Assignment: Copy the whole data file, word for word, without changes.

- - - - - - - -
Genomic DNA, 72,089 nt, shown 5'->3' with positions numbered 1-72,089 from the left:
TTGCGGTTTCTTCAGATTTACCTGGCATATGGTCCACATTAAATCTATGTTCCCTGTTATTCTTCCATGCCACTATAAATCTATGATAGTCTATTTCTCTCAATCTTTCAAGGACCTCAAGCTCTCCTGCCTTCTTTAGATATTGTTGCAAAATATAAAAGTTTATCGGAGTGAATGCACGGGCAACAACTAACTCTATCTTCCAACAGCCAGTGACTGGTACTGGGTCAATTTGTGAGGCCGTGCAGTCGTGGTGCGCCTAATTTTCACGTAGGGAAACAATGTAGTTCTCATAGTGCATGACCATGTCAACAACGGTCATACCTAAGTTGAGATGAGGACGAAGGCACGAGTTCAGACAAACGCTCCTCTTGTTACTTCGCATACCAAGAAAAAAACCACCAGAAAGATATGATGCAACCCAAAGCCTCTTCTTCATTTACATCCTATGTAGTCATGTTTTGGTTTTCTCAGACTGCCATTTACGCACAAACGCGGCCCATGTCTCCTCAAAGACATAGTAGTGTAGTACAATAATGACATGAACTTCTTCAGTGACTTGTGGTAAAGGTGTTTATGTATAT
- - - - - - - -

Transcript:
Genomic DNA, 72,089 nt, shown 5'->3' with positions numbered 1-72,089 from the left:
TTGCGGTTTCTTCAGATTTACCTGGCATATGGTCCACATTAAATCTATGTTCCCTGTTATTCTTCCATGCCACTATAAATCTATGATAGTCTATTTCTCTCAATCTTTCAAGGACCTCAAGCTCTCCTGCCTTCTTTAGATATTGTTGCAAAATATAAAAGTTTATCGGAGTGAATGCACGGGCAACAACTAACTCTATCTTCCAACAGCCAGTGACTGGTACTGGGTCAATTTGTGAGGCCGTGCAGTCGTGGTGCGCCTAATTTTCACGTAGGGAAACAATGTAGTTCTCATAGTGCATGACCATGTCAACAACGGTCATACCTAAGTTGAGATGAGGACGAAGGCACGAGTTCAGACAAACGCTCCTCTTGTTACTTCGCATACCAAGAAAAAAACCACCAGAAAGATATGATGCAACCCAAAGCCTCTTCTTCATTTACATCCTATGTAGTCATGTTTTGGTTTTCTCAGACTGCCATTTACGCACAAACGCGGCCCATGTCTCCTCAAAGACATAGTAGTGTAGTACAATAATGACATGAACTTCTTCAGTGACTTGTGGTAAAGGTGTTTATGTATAT